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Rosa Brooks, Georgetown University Law Center, moderated a program on The U.S. Role in Preserving Global Security, which the Lieber Society International Group co-sponsored. The panel focused on the role the United States should play in maintaining or establishing international peace and security.
Jake Sullivan, Yale Law School and senior advisor to the United States on the Iran negotiations, discussed the framework agreement with Iran. It gives shape to the verification requirements although the devil is in the details. Hence, the challenge is to be able to verify effectively Iranian compliance. Kori Schake, Stanford University, Hoover Institution and a former high-level official in national security and defense for former Republican Administrations, supports the agreement because it forces Iran to come clean with prior military operations. She believes inspection provisions are worthwhile. She believes there is a gap in current U.S. policy of U.S. preventing Iran from obtaining nuclear weapons. Most importantly, if the United States walks away, the current sanctions regime will disintegrate because the Europeans will no longer support sanctions.
In the sense of major threats to security, Sullivan said cyber threats are important because of the gaps between the threats and the knowledge that people have in terms of deterrence and response. It is so complicated and technology is transforming so much faster than policy can undertake.
Schake believes the biggest security threat is the U.S. inability to bring spending under control and the concomitant undermining of the U.S. ability to make discretionary spending (e.g., defense). The United States is missing the potential opportunity of North American cooperation, such as a common energy grid. Sullivan sees a huge challenge to the Western democratic countries in cooperating to build a new world order. Sullivan agreed that the U.S. debt problem presents a reputational issue and that a platform of North American democratic states does have an opportunity to act in areas such as energy.
Schake believes a useful component of the Obama Administration has been the strategic patience in its policy planning. Sullivan said, as the crisis in the Middle East continues to unfold, the challenge is whether the U.S. can keep its rebalance to Asia. Sullivan observes that the U.S. political system prevents it from being nimble in responding to crises.
On the biggest mistake of Obama administration, Schake said there is a need to play team sports. For instance, Kerry’s press conference on the Iran framework agreement should have been a joint one with the European. Sullivan said the biggest mistake was in 2009, the Obama Administration avoided supporting the Iranian protestors because it thought such support would be counterproductive. In the next two years, the Administration will have the challenge of closing the Iran deal and successfully managing the climate deal. He said that trying to bringing the world together on cooperating in responding to cyber threats will be a major challenge.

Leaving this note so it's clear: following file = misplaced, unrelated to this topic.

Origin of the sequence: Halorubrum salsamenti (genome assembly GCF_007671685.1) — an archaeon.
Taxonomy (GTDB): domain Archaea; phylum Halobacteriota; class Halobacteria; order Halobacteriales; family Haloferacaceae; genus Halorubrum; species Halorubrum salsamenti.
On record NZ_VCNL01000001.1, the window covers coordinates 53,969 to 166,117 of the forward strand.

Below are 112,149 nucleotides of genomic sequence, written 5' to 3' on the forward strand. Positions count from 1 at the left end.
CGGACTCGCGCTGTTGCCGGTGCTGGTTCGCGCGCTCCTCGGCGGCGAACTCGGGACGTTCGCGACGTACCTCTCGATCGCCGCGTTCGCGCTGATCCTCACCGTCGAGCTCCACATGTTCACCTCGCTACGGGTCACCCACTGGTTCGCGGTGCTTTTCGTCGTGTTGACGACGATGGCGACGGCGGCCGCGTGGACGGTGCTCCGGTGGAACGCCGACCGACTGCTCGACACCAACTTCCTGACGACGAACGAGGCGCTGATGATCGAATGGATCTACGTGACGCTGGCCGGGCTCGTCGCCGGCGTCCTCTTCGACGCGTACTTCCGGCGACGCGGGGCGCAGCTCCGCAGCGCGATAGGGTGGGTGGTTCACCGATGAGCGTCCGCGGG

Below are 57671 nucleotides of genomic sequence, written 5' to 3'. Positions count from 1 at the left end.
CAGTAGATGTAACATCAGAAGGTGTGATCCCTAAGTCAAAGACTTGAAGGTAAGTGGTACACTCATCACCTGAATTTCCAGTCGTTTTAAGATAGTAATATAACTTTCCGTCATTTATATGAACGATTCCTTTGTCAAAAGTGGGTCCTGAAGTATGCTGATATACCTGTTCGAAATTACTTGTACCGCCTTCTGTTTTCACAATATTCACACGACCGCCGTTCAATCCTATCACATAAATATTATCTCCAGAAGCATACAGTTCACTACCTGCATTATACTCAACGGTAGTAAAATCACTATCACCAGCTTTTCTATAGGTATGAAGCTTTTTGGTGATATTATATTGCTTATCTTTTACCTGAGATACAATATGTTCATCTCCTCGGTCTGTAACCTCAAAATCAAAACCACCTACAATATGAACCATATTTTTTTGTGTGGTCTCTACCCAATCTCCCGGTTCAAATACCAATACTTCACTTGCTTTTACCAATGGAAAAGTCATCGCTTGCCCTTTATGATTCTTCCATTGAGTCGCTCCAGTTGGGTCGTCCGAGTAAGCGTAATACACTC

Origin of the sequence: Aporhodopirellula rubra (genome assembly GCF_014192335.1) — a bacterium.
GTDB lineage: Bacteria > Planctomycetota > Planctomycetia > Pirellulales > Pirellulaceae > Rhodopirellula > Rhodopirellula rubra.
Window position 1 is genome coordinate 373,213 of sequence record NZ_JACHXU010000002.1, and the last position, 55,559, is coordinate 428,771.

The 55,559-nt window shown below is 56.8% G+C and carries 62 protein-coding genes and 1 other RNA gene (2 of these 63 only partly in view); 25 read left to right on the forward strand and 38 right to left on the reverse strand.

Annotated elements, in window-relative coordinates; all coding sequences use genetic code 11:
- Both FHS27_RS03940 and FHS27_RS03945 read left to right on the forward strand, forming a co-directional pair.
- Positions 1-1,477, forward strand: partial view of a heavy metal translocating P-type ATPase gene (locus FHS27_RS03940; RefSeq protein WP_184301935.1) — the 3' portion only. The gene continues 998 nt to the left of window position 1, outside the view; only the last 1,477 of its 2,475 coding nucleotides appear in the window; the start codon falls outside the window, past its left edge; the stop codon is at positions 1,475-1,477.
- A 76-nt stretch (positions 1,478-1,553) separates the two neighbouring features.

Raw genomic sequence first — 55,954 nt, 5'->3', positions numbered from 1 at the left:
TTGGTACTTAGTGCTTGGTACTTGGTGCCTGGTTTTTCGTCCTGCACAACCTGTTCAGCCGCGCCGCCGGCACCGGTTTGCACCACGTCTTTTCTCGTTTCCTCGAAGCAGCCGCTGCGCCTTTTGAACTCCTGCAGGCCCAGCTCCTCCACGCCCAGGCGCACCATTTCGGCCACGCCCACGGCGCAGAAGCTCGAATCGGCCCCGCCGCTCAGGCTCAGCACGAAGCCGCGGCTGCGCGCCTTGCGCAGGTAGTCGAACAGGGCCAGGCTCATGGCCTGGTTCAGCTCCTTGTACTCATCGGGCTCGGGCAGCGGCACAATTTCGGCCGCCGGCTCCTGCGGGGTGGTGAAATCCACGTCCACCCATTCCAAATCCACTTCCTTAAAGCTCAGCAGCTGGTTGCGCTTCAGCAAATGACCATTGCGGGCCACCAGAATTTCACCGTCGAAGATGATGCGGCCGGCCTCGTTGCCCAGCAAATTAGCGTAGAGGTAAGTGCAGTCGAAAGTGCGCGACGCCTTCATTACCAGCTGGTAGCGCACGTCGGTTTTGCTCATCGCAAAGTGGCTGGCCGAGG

Because of the U.S. government’s large stake in the international system and its unique capabilities and strengths, there is no significant problem that can be solved without the involvement of the United States (this is the “spiderman thesis”) although the United States cannot do it alone. It means that the United States has to try to mobilize coalitions. The United States has a moral obligation to lead. Schake disagreed. If the United States is obligated to intervene in every situation, we should not do it. The gap between moral understanding in the United States and its actions, such as in Syria, undermines the brand. The United States has allowed enormous responsibility to accrue to it when it should do more burden sharing. An example of what the United States should do more is setting up the Australians to undertake an East Timor mission without trumpeting the fact. Sullivan agreed with Schake.
Schake said the lack of a responsible withdrawal from Iraq was one of the biggest mistakes of the Obama Administration and will remain a problem for a long time. The initial invasion of the Bush Administration was an enormous blunder. The lack of Iraqi state control over its territory is major problem. The United States is doing too little of engaging in humanitarian relief and supporting countries in the region making good choices, such as Tunisia and Jordan. Sullivan agreed the United States cannot solve every problem and bring multiethnic and diversity democracy in all countries. An increasingly adult conversation with the U.S. people on national security is required. Schake says the U.S. public is increasingly asking whether the U.S. government is capable of achieving solutions, especially the use of military to undertake what are civilian task. The DOD plans to undertake civilian activities after the Iraq invasion.
Schake believes Cuba has been a success for the Obama Administration and should help in bringing change in Cuba. Sullivan observes that the Cuba policy has been an obstacle to taking a leadership role in the Western Hemisphere.
Given the polarity in Congress and between the Congress and the executive branch on global security issue, the discussion showed substantial agreement between the panelists on the key issues.
Bruce Zagaris is a partner at Berliner Corcoran & Rowe, LLP, Washington, D.C., as well as founder and editor of the International Enforcement Law Reporter.